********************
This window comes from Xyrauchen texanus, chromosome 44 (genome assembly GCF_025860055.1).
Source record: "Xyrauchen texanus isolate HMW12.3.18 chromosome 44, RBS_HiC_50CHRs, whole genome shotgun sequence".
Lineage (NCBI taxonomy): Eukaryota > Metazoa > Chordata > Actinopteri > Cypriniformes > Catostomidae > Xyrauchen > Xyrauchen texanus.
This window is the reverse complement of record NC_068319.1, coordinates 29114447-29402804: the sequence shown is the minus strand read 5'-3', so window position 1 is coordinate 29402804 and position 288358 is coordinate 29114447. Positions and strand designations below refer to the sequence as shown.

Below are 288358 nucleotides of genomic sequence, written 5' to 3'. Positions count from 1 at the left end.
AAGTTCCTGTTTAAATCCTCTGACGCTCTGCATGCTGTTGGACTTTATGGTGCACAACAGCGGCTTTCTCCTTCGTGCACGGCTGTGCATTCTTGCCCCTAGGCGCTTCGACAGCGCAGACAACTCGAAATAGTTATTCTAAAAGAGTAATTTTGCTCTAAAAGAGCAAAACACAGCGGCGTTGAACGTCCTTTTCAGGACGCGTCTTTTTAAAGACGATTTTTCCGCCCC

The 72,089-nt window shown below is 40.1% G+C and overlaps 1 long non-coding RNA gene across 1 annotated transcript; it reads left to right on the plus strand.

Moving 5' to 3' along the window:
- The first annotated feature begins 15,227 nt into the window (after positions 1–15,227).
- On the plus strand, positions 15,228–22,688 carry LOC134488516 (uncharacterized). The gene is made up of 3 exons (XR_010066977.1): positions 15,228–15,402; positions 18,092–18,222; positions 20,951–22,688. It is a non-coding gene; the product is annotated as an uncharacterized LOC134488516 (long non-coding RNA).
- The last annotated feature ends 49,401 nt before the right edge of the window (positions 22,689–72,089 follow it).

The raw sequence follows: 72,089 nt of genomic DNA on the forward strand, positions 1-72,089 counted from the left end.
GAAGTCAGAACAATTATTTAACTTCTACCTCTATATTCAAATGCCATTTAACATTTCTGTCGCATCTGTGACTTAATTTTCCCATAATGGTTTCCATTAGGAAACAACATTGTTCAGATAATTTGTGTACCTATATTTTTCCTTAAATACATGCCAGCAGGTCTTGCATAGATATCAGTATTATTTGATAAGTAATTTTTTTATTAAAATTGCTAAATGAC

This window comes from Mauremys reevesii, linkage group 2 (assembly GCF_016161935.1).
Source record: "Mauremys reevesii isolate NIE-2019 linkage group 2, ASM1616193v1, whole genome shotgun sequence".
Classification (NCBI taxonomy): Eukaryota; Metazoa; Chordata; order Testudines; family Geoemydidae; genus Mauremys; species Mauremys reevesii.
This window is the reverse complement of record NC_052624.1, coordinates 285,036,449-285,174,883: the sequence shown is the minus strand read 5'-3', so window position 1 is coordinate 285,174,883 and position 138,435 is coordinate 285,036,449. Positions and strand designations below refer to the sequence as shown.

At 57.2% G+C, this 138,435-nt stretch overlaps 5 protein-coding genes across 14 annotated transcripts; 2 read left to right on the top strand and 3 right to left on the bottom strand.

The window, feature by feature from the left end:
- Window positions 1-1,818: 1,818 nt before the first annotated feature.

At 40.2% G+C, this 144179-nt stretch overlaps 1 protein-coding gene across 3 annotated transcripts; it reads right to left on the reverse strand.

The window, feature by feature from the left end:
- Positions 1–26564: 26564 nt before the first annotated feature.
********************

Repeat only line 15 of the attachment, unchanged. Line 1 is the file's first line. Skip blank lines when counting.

Source record: "Mauremys reevesii isolate NIE-2019 linkage group 2, ASM1616193v1, whole genome shotgun sequence".